If you’ve been reaching for that same humdrum bottle of foaming cleanser and the grainy tube of face scrub in your shower has seen better days, it may be time to reconsider how you’re washing your face. Formulas and methods have come a long way since glycerin soaps and face cloths. And remember, your skin goes through its own transformation during the long and drying Canadian winter. So it’s important to regularly switch up your routine and treat your skin with ultimate care, ensuring your complexion stays looking its best—smooth, soft and naturally glowing.
If you’ve been using a cleanser that’s extra foamy and leaves you with that squeaky-clean feeling, chances are you’re stripping your skin of its natural healing oils. These alkaline formulas throw off your skin’s pH and leave you high and dry, no matter what time of year it is, says Dr. Sandy Skotnicki, dermatologist and medical director of Toronto’s Bay Dermatology Centre. “Over time, [alkaline cleansers] can cause a problem because you’re decreasing your skin barrier, which is causing tiny little holes in your skin, allowing things, such as pollution, to get in while moisture gets out.” Rather than reaching for lathering suds, try cleansing with an oil formula that contains good-quality essential oils to nourish your skin’s lipid layer instead of water, which can actually be dehydrating, especially for those who are typically sensitive or reactive, says Sharon McGlinchey, founder of Australian-based MV Organic Skincare. A telltale sign that you’ve been exposing your face to too much water is if you feel tight and dry and look red or blotchy when you get out of the shower. Instead of splashing away at the sink while washing, “follow an oil cleanser with a warm or hot compress to provide heat and encourage absorption,” says Sharon. “This helps deliver antioxidants to the deeper layers of the skin, where they can be anti-bacterial and anti-inflammatory.”
Once exposure to indoor heating and harsh winter winds become a daily routine, dry, flaky skin (cue the cakey- looking makeup) wastes no time in making its annual appearance, which can leave us with the urge to exfoliate more than ever. “The reality is, the more often you exfoliate, the harder it is for your skin to retain moisture and to make good use of its own natural oils, which are designed to nourish and protect the skin,” says Sharon, who regularly treats celebrities such as Maggie Gyllenhaal and Emma Watson to facials. To get back to smooth sailing without the risk of redness or irritation, cut back exfoliation to once or twice a week maximum and consider trading your usual scrub for a weekly resurfacing mask or one of the new powdered cleansers, which contains naturally refining ingredients such as rice. The plus? You can adjust the graininess of the cleanser by mixing it with the amount of water that suits you.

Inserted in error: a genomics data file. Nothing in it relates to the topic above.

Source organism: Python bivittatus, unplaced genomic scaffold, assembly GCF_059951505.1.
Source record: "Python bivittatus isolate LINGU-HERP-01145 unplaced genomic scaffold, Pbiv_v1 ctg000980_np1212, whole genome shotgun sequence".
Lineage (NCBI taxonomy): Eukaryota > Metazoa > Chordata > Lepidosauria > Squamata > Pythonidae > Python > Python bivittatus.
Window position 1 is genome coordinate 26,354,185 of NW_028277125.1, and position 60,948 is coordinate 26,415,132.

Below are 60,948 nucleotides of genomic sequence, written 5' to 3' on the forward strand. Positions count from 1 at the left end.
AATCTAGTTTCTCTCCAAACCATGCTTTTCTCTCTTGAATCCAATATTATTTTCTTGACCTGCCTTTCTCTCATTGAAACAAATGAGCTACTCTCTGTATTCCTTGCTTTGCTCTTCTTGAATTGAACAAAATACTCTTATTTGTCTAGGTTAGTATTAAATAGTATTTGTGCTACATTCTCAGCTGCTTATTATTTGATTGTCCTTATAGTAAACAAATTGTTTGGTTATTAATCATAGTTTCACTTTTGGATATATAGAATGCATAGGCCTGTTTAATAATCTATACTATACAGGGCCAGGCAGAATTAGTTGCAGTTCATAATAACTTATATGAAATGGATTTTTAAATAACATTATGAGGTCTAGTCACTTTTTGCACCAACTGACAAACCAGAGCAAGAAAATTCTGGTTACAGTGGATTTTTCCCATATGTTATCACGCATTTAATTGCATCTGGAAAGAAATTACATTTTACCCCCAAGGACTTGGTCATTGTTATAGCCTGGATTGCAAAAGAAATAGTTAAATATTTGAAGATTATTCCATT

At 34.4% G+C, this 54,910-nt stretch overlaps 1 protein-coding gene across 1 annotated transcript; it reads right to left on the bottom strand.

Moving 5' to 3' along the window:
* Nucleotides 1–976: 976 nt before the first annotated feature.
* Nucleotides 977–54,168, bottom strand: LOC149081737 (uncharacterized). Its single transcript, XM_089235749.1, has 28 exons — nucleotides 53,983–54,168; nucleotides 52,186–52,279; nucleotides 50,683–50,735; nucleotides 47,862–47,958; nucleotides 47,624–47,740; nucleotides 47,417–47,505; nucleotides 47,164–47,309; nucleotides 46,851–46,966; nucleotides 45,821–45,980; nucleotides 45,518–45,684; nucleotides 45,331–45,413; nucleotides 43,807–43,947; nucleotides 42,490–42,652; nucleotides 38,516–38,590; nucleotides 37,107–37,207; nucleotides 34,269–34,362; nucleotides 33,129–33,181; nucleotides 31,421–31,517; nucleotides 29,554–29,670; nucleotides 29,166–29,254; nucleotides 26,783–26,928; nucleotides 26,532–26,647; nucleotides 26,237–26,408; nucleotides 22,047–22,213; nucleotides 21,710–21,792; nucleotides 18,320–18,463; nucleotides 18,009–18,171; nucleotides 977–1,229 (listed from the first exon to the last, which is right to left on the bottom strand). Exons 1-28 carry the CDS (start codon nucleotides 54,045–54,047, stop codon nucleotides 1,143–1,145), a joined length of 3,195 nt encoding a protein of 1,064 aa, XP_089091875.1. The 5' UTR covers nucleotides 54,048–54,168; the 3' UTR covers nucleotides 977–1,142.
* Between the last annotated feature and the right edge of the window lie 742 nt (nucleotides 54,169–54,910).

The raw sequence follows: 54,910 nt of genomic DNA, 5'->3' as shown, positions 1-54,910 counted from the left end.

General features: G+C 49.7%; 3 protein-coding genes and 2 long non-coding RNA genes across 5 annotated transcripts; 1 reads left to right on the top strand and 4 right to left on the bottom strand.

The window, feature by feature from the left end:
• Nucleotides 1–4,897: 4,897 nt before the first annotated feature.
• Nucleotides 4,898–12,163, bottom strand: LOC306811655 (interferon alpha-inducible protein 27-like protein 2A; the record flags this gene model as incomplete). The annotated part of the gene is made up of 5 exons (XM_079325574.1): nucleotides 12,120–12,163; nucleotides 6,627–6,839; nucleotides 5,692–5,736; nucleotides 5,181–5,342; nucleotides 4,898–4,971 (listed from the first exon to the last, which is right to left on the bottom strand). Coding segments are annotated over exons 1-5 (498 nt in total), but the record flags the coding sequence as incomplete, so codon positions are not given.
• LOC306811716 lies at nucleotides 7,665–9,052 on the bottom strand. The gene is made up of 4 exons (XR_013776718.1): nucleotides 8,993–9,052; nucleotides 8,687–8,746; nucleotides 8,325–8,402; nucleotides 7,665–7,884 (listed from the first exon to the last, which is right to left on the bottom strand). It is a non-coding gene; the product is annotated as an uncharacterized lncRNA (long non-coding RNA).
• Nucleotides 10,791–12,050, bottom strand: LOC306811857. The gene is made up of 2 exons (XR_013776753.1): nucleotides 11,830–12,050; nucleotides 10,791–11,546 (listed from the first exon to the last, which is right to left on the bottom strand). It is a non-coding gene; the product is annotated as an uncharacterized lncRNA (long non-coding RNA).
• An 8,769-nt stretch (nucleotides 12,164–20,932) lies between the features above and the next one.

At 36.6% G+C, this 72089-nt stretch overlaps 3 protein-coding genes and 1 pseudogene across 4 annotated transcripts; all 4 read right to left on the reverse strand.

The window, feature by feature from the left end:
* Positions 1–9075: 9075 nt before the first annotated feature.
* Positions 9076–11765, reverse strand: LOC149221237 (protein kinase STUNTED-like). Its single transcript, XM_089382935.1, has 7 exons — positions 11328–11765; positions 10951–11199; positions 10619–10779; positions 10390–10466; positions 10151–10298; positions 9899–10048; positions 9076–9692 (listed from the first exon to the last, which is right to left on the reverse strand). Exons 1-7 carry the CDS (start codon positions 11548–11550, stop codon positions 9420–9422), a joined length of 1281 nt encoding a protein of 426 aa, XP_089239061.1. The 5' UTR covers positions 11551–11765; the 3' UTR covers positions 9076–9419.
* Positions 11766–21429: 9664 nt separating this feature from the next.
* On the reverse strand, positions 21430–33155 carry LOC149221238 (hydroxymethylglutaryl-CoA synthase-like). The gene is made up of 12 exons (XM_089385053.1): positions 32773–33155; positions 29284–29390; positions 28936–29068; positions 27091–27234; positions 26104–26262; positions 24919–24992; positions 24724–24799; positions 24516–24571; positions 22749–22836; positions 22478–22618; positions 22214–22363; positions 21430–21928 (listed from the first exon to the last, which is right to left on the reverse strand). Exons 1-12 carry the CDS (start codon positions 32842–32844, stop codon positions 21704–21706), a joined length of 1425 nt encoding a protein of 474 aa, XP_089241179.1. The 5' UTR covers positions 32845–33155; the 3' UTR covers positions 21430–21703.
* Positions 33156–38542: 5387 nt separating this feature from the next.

Similar to oils, balms are thicker, non- stripping cleansers that can be ideal for those with dry skin who want to break down dirt and makeup in one efficient step but don’t enjoy the slipperiness of an oil. The texture may take some getting used to, but you needn’t be weary of remaining “greasy” or of being left with anything but an extra-clean feel. “Oils and balms are still categorized as water-soluble cleansers. They activate with water to separate oil and dirt while you’re doing some sort of circular motion and then rinsing,” says Sandy, who also says that massaging your skin with your fingers is all you need to effectively improve circulation in your complexion (hello, glow!). A thorough massage even doubles as exfoliation during the cold months when skin may be more sensitive to stimulation.
Double or Nothing
“Double cleansing” has taken the beauty world by storm after becoming all the rage in Asia, where complex, multi-step beauty routines rule. First, break down the day’s surface grime with an oil cleanser and then follow it up with a gel or foam for a super-thorough cleanse. It’s a great solution in the face of present-day makeup and sunscreen formulas that are designed not to budge. But keep in mind that not all skin types (or environments) are created equal. Washing your face twice in a row can be overkill for those with sensitive or aging skin. If you feel like your usual cleanser isn’t getting all of your makeup off, try following it up with a swipe of micellar water instead—it will get the job done without over-exposure to standard H2O, says Sandy.
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